The Kolacny brothers Stijn (conductor) and Steven (arranger and accompanist) founded a girls’ choir in Aarschot, in Flemish Belgium, in 1996. I believe that the choir’s name originally was “La Scala,” which kind of makes sense; but at some point, the “La” was dropped. Within four years Scala, under the guidance of the Kolacny brothers, had won the Belgian “Choir of the Year” competition. They excel at executing the fundamentals of choral singing: pitch, timbre, dynamics, ensemble blend, phrasing, and breathing. Lots of obsessive attention to detail is in evidence when they sing.
Scala & Kolacny Brothers’ “Unique Selling Proposition,” as stated on their website, is to “take classic rock and indie songs and reinvent them as elegiac hymns—to breathtaking effect—with the piano often the sole accompaniment to the voices.” Their breakthrough came in 2010 when a trailer for the film The Social Network included their cover of Radiohead’s “Creep.” That song, by the way, was in part unconsciously borrowed from The Hollies’ “The Air That I Breathe,” and so members of The Hollies are jointly credited.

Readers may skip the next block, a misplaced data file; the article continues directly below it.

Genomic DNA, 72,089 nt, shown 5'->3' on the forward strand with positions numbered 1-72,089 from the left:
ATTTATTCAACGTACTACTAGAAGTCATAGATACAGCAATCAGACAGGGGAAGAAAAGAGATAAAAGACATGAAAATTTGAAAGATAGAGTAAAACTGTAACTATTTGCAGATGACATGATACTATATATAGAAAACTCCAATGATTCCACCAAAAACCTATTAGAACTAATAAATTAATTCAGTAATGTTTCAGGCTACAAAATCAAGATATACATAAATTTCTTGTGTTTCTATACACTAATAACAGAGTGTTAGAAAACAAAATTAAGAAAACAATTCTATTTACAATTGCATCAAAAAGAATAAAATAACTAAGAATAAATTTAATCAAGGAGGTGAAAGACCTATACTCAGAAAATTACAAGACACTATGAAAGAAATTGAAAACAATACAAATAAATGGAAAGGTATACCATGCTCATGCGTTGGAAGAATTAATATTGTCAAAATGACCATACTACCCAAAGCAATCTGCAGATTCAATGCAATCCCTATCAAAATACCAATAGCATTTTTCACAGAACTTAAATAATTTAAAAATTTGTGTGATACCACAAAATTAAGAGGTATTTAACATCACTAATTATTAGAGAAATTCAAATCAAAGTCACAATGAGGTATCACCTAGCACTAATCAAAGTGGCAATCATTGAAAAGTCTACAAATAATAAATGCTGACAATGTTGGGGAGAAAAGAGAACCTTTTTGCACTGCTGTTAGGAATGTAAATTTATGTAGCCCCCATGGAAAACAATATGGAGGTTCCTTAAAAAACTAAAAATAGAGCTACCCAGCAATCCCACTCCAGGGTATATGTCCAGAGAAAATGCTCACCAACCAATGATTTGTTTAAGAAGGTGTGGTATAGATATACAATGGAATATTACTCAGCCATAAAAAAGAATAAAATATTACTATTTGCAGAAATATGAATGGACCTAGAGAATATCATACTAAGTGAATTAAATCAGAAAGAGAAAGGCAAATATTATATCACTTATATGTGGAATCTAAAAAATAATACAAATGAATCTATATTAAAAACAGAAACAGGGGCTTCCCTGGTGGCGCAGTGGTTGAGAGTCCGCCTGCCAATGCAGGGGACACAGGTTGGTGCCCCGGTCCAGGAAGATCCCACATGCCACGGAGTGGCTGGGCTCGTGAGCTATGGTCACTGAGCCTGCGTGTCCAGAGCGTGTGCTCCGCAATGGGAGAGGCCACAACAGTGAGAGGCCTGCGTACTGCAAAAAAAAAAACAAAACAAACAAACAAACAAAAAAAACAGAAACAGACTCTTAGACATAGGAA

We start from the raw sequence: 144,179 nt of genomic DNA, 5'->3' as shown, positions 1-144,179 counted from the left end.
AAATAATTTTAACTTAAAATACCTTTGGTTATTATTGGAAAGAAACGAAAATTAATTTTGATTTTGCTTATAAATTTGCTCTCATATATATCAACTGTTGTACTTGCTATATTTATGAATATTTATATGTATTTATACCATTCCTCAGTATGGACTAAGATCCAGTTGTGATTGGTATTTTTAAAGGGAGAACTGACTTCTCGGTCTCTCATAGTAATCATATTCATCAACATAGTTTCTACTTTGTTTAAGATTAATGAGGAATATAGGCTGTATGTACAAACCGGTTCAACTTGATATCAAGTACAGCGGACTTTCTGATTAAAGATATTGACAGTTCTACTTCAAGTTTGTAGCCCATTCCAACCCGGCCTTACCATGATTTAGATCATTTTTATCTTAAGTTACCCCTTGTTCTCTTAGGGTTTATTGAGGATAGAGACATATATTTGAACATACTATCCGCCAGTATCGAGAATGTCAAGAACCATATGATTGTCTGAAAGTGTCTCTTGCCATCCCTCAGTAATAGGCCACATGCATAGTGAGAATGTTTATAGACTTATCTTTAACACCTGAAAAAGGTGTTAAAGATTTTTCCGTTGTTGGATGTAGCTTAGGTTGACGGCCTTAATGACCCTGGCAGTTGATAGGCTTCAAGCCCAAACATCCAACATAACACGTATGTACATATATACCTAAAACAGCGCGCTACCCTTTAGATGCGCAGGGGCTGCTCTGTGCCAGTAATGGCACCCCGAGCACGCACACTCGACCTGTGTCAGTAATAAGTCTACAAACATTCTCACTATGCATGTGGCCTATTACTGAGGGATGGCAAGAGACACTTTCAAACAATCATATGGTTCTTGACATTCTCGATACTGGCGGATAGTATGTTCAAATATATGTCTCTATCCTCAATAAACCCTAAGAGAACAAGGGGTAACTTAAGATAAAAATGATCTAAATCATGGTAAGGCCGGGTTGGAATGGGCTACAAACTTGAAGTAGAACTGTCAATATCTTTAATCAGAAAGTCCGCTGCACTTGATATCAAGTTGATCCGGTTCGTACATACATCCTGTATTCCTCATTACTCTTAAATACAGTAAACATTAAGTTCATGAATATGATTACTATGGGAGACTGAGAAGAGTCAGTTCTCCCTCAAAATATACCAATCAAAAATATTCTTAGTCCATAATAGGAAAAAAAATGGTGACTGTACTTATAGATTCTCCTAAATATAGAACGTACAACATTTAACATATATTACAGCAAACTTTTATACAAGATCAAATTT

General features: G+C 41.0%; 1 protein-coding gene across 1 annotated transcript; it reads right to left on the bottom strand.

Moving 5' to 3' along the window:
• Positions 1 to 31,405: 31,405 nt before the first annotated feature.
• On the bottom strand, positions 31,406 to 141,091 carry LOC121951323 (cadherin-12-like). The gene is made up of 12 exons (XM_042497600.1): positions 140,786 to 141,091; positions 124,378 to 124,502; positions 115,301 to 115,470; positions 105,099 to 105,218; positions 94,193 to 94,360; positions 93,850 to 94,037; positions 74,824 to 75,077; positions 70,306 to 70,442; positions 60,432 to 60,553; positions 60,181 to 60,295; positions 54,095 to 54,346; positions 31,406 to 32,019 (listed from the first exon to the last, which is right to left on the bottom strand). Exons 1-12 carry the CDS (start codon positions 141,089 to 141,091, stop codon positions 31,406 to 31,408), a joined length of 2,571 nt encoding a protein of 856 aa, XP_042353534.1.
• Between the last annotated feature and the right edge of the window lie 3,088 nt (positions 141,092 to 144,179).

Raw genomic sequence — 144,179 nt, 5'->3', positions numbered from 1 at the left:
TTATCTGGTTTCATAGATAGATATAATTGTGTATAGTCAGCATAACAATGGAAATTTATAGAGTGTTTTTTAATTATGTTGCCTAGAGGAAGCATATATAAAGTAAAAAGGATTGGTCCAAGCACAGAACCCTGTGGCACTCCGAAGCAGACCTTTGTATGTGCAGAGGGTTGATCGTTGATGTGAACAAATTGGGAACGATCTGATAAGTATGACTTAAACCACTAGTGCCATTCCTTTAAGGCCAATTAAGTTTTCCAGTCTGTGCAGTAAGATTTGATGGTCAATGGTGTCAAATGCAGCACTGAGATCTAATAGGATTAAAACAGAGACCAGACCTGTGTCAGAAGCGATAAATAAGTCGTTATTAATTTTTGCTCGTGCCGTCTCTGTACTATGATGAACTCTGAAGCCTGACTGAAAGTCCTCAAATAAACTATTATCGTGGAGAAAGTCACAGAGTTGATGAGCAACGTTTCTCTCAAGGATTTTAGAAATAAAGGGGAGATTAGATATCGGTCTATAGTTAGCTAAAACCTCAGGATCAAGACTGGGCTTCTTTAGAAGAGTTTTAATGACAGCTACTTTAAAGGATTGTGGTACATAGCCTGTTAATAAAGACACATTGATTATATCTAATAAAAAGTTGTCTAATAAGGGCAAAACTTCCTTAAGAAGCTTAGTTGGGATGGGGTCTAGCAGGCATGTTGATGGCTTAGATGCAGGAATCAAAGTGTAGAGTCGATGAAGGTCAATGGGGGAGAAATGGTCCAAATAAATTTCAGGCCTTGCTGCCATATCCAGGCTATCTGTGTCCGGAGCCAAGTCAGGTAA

Being lucky is important in music; but, it’s hard to sustain success unless you are even better at your art than you are at being lucky. For proof of the pudding, here’s Scala’s cover of “California Dreamin’ ” from their DVD Live in Bruges. One friend, upon seeing this clip, asked in horror, “Who dresses them?” I deadpanned that they are a non-profit group, and they lucked into a really good price on the leftover costumes from the post-Apocalyptic movie The Road. He gave me a look to make sure I was joking.